09:51AM | 12/19/02
Member Since: 12/18/02
2 lifetime posts
I am doing renovations to my basement that includes relocating my laundry

The new location is not practical to reach either of the two waste stacks. My intent is go through the floor into the main, as I would with a basement toilet.

My concern is with the venting. By taping into the main (horizontal) I am not geting the benefit of venting that taping into a stack (vertical) would give.

I can't see any way of adding venting other than going into the basement ceiling, than across into an existing stack. would this work ? is it required ?? is there an better way ??

The location is about 12 away from each of the exisiting stacks, and directly over the main.


01:33PM | 12/19/02
Member Since: 11/17/02
50 lifetime posts
When you tie a drain into the stack, you have to make sure your tieing it into a drain first. Even if you tie it into a drain, every fixture has to have its own vent. A vent prevents the trap on the fixture from being syphoned every time the fixture is used. A vent should rise up from the vertical or horizontal drain at no less than a 45 degree it can then run a fairly long distance horizontally (6" higher than the fixture). If you have other vents in the basement, (laundry tub or bathroom) you can tie the vent into these vents. All vents eventually tie into the main vent and exit the roof, pretty much an upsided down mirror of the drain system, only smaller. Vents generally have to run horizontally pitching slightly up hill so condensation can run back to the fixture drain. Once a vent gets higher than the fixture it can run horizontally always up, but it cannot turn down again unless it ties into another vent. You cannot create a situation in a vent system where water can gather and block off the vent, this is called trapping the vent. A no no.
Good Luck
Plumbing Prof
Anoka Hennipin Tech College


Post a reply as Anonymous

Photo must be in JPG, GIF or PNG format and less than 5MB.


type the code from the image


Post_new_button or Login_button

They aren't technically weather vanes, as they don't tell you which direction the breeze is blowing. But they spin, move, ... Filling an underutilized area beneath the stairs is a smart way to save space. Doing so with a stash of wood, however, is ... For some decorative recycling, consider burying old bottles upside down to create edging for your garden beds and walkways... Chocolate-colored walls and large window frames allow the exposed wood beams to take center stage in this small screened p... If you're not crazy about the idea of commingling plants and pool, this modern variation may be more to your liking. The s... Yes, a freestanding garage can become its own tiny house. Artist Michelle de la Vega has all the comforts of a modern resi... There’s nothing like a new set of cabinet hardware to refresh a room. The possibilities are endless: Go modern, rustic, or... Filling an underutilized area beneath the stairs is a smart way to save space. Doing so with a stash of wood, however, is ... Like no other floor type, a checkerboard design works wonders to underscore the retro kitchen theme. Vinyl flooring, ceram... Twine lanterns add pops of crafty—but sophisticated—flair to any outdoor setting. Wrap glue-soaked twine around a balloon ... When securely fastened to a tree or the ceiling of a porch, a pallet and some cushioning make the ideal place to lounge. V... Incorporate nature into your lighting scheme by securing a dead tree in a concrete mold and draping your pendant lamp from... For the cost of a can of exterior paint , you can totally transform your porch. Paint the floor a hue that complements yo... In this urban apartment, a standard-issue patio became a serene and green perch by replacing the typical concrete with gro... If you put the washing machine in the mudroom, you can stop the kids from walking through the house in dirty, grass-staine...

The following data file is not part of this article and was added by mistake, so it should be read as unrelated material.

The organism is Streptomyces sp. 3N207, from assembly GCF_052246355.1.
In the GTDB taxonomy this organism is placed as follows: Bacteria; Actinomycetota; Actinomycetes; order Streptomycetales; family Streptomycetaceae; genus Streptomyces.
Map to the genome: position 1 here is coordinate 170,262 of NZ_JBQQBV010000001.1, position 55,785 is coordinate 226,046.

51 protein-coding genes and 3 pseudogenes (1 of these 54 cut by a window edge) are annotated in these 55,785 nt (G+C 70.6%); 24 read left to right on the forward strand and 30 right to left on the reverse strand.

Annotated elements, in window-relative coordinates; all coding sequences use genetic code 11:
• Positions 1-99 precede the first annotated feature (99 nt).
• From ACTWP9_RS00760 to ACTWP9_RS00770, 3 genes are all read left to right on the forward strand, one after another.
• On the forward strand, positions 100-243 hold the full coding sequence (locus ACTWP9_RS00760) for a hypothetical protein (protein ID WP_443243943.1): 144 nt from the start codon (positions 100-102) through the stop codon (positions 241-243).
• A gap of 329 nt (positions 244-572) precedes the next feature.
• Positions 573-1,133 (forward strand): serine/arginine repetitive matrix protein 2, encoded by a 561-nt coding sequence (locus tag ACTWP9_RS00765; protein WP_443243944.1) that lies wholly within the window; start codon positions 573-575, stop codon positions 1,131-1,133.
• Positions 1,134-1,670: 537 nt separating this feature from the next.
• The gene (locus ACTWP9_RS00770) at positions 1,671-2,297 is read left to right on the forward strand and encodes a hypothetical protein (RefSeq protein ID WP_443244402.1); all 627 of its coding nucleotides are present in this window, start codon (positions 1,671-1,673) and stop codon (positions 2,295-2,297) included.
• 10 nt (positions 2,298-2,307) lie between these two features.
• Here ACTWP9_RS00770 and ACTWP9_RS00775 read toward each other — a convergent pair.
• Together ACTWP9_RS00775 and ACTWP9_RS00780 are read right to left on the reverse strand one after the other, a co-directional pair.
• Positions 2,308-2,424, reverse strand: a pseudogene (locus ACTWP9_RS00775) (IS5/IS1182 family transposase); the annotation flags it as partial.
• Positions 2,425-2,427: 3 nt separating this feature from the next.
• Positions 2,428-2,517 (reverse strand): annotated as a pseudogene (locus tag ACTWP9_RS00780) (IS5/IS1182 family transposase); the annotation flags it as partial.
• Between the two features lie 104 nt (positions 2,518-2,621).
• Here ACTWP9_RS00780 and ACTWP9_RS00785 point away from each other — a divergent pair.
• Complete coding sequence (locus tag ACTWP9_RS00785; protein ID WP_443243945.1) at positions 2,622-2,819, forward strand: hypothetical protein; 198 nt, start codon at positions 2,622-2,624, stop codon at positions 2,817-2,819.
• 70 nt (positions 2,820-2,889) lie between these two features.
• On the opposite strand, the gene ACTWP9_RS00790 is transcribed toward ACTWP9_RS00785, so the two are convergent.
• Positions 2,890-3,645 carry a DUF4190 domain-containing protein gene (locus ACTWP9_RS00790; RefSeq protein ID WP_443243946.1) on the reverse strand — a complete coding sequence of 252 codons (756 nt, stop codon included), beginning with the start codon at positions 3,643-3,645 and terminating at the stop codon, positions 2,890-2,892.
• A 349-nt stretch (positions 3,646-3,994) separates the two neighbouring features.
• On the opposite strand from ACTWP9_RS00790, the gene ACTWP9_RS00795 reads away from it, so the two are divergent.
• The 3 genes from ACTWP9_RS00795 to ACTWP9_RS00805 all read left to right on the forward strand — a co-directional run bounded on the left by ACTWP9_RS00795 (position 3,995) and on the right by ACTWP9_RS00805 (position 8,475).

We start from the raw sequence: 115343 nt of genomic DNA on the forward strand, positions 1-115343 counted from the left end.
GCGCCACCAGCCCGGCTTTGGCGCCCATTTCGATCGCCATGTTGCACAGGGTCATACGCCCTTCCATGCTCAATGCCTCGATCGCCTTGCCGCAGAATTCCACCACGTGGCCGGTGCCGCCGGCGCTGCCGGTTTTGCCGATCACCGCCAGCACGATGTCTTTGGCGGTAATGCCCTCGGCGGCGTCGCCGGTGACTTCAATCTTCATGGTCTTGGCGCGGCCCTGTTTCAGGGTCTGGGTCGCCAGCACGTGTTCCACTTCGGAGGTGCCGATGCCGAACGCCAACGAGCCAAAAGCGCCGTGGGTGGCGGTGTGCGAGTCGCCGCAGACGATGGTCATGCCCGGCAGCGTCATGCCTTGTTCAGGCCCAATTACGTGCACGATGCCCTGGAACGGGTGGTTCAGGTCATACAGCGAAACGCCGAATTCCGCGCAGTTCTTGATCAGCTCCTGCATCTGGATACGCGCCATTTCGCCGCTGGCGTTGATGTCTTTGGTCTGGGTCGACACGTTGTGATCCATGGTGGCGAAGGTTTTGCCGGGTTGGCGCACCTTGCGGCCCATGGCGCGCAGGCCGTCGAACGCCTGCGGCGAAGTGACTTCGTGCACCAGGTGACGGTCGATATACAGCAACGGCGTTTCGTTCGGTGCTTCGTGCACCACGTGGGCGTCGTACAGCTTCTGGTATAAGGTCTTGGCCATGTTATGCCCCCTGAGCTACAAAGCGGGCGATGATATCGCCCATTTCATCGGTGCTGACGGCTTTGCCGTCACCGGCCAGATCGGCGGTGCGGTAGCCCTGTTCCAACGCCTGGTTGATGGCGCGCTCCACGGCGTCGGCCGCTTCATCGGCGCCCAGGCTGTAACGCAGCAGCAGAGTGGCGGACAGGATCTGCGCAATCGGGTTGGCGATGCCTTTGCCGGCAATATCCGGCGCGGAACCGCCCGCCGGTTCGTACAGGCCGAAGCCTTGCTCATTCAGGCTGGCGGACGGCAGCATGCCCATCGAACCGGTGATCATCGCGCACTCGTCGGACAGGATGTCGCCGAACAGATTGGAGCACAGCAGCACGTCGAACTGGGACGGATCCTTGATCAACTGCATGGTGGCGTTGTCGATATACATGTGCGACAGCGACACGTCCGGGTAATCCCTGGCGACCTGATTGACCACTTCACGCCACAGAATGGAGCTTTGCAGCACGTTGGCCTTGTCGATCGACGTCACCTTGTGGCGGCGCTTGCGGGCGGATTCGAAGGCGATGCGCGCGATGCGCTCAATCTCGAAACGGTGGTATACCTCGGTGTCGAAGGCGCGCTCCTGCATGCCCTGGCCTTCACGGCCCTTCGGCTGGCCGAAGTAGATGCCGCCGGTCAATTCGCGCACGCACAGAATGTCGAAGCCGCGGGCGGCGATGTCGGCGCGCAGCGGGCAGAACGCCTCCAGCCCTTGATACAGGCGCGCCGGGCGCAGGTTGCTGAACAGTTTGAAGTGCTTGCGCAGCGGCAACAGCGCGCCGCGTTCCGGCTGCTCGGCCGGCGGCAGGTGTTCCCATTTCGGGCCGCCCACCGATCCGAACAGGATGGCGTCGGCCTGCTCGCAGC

Newsletter_icon Google_plus Facebook Twitter Pinterest Youtube Rss_icon